Interview With DPV Chairman Dickie Cranwell, Part 1May 13, 2008
We are pleased to post here our interview with former House of Delegates Majority Leader Dickie Cranwell, chairman of the Democrat Party of Virginia. We will post it in two parts, concluding tomorrow. The questions and answers appear exactly as submitted. We think you will find his comments very interesting and worthy of discussion and debate. We look forward to your feedback. With this interview, all three men who are, or will be, leading the Commonwealth's two major parties for the next year are on record on this blog. Previously, we posted an interview with Republican Party of Virginia Chairman John Hager (click here for part one and here for part two) as well as one with Delegate Jeff Frederick (R-52, Woodbridge) who is challenging Mr. Hager for the RPV chairmanship. Click here to read that interview.
familyfoundation.org: You've had a distinguished career as an attorney, legislator — the House Majority Leader, in fact — and party chairman. With the Democrats making so many gains in Virginia over the last few years, why retire as party chairman now?
Chairman Dickie Cranwell: I never sought the position of Chair of the Democratic Party. Governor Warner asked me to fill the unexpired term of Kerry Donley. I agreed to serve until a new Governor was elected. Governor Tim Kaine's vision for restructuring the Democratic Party agreed with mine so I agreed to stay on until Donley's term expires in 2009. Hopefully the changes in the Democratic Party which have occurred during my tenure have made the party stronger and more candidate friendly.
We have taken back the State Senate, elected the last two governors and a U.S. Senator. And, I anticipate Virginia will elect Mark Warner as its next U.S. Senator and at least one new Democratic member to the House of Representatives this year. I also believe Virginia will be in play in the Presidential race, something that has not occurred since Lyndon Johnson.
The party is in good shape and I have boys, ages 8 and 10, so there is a lot of baseball and soccer to occupy my time. I am just stepping down. I am not retiring from the field of battle. There is a wealth of talented people in the party who can carry on the work of the Chair. I look forward to those folks' continued success.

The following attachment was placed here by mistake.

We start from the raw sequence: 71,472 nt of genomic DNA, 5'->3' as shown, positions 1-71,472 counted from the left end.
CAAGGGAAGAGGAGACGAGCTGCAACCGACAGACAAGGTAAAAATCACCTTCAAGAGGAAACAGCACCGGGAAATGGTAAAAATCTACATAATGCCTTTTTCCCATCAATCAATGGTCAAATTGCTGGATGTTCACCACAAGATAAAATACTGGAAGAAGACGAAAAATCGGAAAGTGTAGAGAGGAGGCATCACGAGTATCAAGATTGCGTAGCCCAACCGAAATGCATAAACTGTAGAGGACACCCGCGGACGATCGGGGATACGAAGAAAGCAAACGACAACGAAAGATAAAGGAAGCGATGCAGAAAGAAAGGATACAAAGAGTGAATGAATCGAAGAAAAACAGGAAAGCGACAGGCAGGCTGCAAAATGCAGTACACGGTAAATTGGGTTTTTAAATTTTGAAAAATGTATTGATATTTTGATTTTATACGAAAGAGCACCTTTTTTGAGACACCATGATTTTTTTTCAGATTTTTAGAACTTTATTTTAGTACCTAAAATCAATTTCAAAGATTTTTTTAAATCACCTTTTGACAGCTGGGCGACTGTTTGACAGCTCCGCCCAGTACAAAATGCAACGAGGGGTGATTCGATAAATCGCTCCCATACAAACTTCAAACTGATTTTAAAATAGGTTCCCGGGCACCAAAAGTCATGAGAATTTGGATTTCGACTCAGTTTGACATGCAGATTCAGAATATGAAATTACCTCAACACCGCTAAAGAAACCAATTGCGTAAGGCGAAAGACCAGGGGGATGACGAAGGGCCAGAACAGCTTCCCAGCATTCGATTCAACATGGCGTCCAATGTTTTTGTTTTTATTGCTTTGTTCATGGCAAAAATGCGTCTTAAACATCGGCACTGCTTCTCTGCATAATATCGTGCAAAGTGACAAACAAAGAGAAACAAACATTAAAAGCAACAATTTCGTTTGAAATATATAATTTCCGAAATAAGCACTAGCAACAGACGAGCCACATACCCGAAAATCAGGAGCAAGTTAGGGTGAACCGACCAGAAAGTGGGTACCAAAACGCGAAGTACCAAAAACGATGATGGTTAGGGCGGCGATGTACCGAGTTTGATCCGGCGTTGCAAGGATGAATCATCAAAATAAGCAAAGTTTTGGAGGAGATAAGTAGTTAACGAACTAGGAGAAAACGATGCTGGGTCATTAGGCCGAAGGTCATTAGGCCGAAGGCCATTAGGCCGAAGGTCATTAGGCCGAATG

familyfoundation.org: U.S. Senator Barack Obama has said we are now entering a post-partisan era. Does that mean that parties no longer will be partisan? Do you agree, and if so, what does that mean for political parties? (For example, what will it mean for the parties' ability to organize, recruit candidates and fund raise?) If not, what are the parties' role in policy debate in general?
Chairman Cranwell: I believe you either misstated or do not understand Senator Obama's message. He says we have to get beyond the Beltway mentality; that Democrats and Republicans need to work together to rebuild a shattered economy, end an ill-conceived war, save working people's homes from foreclosure, rein in the oil companies to drive down the price of gasoline and stop the hemorrhaging of debt inflicted on us by the Bush Administration which has mortgaged the future of every child in America.
Senator Obama's message is that we are Americans first and foremost and, if we work together, nothing is beyond our reach. I believe in the two-party system and believe it will continue to serve America well, but the parties must be willing to work together for the American people.
Governor Mark Warner proved this by working with the Republican majority in the General Assembly during his term. As a result, a $6 billion hole in the budget was fixed.
Along the way, Warner chaired the National Governors Association, leading a national high school reform effort to meet the challenges of a global economy. He was named among Governing Magazine's "Public Officials of the Year" in 2004, TIME Magazine's "America's 5 Best Governors" in 2005, and Newsweek's "Who's Next" issue in 2006.
While Warner was governor, Virginia was named "the best managed state in the nation by Governing Magazine, and the "runaway winner" in the new "Best State For Business" ranking done by Forbes, based on the tax structure, education system, and bipartisan fiscal management the Warner administration had put in place. Education Week Magazine named Virginia as the best place for a child to be born in terms of educational opportunity during Warner's tenure as Governor.
familyfoundation.org: We see Senator Obama and Senator Clinton trying to answer the concerns of values voters, a demographic Republicans typically win. What do Democrats in Virginia and nationally have to do to appeal to people with concerns over abortion, marriage and pro-family issues?
Chairman Cranwell: Voters who are pro-family should be flocking to Democrats. Democrats understand that having a good paying job is central to any family. Democrats understand that we must act to protect the largest investment of most families (their homes) from foreclosure. Democrats want world-class health care and education for every American. Families want to know that if their home and life is destroyed by natural disaster, their government will not take years to help them rebuild their communities. They know they can count on Democrats to make FEMA really work for the working man and woman.